Wheelchair athletes take their sport in stride

They've battled and overcome so much in their young lives.

Serious diseases, like cancer. Problems that were present at birth, ranging from spina bifada to cerebral palsy. Crippling injuries.

It's no surprise then, after watching these group of young athletes who have accomplished so much in a brief time, to see the utter zeal they bring to the sport of wheelchair basketball.

The Junior Northern Wheelchair Basketball Conference Tournament was held Saturday and Sunday in the gymnasiums of Vermillion High School. The event attracted varsity and prep teams from Nebraska, Minnesota and Wisconsin, with athletes ranging in age in from 18 to younger than 12 years old.

Among the young men and women competing in the event was Vermillion's own Dylan Fischbach.

The tournament originally had been scheduled in Sioux Falls, but when plans for that city to host the event fell through, Dylan's parents, Bruce and Kelly Fischbach, checked to see if Vermillion's school facilities would be available.

The response from local school officials was simple: No problem.

"We just booked it in, and everyone said they could come to Vermillion to participate," Kelly said. "We got a lot of good compliments on how nice and clean everything was, and how nice the bleachers and the gyms are. People were very impressed, and it really worked out perfectly."

The Vermillion High School facilities became the weekend playground of the Courage Center Junior Rolling Timberwolves, the Courage Center Junior Rolling Gophers and the Courage Center Rolling Rowdies, all of Minneapolis, MN. They were joined by the Junior Sioux Wheelers of Sioux Falls, two squads of the Wheelin Wizards from Milwaukee, WI, two varsity teams and one prep team of the Nebraska Red Dawgs of Omaha, NE, and the Mad City Badgers of Madison, WI.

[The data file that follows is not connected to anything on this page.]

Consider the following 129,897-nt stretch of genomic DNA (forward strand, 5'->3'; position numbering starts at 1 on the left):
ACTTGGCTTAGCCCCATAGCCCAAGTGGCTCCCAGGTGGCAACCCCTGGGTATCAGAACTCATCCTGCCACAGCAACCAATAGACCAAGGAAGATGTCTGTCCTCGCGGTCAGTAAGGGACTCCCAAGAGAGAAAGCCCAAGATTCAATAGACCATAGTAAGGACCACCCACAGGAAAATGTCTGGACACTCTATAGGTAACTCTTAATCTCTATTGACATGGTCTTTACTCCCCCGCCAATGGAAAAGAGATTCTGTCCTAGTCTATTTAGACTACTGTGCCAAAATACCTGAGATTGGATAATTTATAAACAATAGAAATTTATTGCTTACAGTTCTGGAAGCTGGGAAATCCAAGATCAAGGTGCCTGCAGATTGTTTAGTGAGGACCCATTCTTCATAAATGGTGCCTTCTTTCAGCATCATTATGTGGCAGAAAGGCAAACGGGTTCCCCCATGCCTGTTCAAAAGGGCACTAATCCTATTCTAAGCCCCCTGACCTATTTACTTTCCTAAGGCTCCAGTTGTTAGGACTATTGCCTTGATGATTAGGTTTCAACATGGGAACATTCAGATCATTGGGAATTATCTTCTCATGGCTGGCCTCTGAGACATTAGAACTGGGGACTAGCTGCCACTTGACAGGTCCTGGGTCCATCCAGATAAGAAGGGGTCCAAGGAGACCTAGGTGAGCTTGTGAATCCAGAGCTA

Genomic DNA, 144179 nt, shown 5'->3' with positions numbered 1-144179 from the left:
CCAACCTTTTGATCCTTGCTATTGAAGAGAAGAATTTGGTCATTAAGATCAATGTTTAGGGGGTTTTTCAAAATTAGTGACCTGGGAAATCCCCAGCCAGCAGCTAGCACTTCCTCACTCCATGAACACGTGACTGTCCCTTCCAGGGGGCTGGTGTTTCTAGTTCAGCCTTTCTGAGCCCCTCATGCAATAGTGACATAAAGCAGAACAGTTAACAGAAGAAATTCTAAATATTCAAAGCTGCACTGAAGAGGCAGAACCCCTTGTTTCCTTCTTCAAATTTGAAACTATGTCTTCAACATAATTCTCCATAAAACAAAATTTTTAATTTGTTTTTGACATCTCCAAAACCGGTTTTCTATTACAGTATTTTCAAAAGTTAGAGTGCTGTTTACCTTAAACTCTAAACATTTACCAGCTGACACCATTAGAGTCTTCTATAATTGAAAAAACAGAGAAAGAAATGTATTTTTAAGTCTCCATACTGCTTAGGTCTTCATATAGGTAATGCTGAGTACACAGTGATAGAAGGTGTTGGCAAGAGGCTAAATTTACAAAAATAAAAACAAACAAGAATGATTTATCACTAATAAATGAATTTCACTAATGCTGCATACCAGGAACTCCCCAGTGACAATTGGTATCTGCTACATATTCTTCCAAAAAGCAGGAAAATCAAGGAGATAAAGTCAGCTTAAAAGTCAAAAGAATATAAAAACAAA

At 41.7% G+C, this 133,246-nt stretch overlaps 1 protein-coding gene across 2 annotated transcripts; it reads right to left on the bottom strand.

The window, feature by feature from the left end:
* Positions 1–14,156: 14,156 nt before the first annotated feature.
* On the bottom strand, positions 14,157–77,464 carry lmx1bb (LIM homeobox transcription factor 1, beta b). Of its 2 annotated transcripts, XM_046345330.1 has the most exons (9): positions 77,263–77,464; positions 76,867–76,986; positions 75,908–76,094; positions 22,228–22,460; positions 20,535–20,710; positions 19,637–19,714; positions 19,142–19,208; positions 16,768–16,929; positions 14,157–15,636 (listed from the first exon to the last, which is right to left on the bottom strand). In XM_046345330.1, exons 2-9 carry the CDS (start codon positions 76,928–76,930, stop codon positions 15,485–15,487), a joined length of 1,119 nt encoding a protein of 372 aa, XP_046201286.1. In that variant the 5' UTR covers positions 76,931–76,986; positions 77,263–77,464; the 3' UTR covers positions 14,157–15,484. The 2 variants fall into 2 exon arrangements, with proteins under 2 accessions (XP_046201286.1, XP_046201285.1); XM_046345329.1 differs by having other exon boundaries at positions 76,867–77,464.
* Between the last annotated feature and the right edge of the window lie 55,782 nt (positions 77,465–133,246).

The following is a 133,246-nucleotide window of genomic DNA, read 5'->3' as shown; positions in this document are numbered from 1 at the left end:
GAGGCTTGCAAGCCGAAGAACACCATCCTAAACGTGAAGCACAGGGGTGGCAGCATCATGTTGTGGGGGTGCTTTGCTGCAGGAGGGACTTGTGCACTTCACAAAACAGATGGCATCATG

"We had 150 players and coaches," Kelly said, "and everybody except for the Sioux Falls team stayed here." The teams from Minnesota, Nebraska and Wisconsin all took up temporary residence in Vermillion motels at the end of each day's competition.

"It brought quite a bit of business to Vermillion," she said. "I know all of the team members and their families went out to eat at least a couple times each day here in town, so it was really good for Vermillion."

The caliber of Saturday's and Sunday's competitions also added a bit of prestige to the Vermillion  community. The Rolling Timberwolves are two-time defending national champions, who this year have yet to be beaten by a junior team. They have qualified for national competition in Denver, scheduled April 7-11.

The Wheelin Wizards were rated sixth coming in to the tournament in Vermillion, but that status may changed, because they were defeated by the ninth-rated Red Dawgs.

"We had already qualified (for the nationals)," Kelly said of her son's team, the Red Dawgs. "We qualified when we went to Nashville in December."

Overall, six of the teams that competed in Vermillion last weekend have qualified for the national tournament – the Timberwolves, both the "A" and "B" squads of the Red Dawgs, the "A" squad of the Wheelin Wizards, the Rolling Gophers, and the Badgers.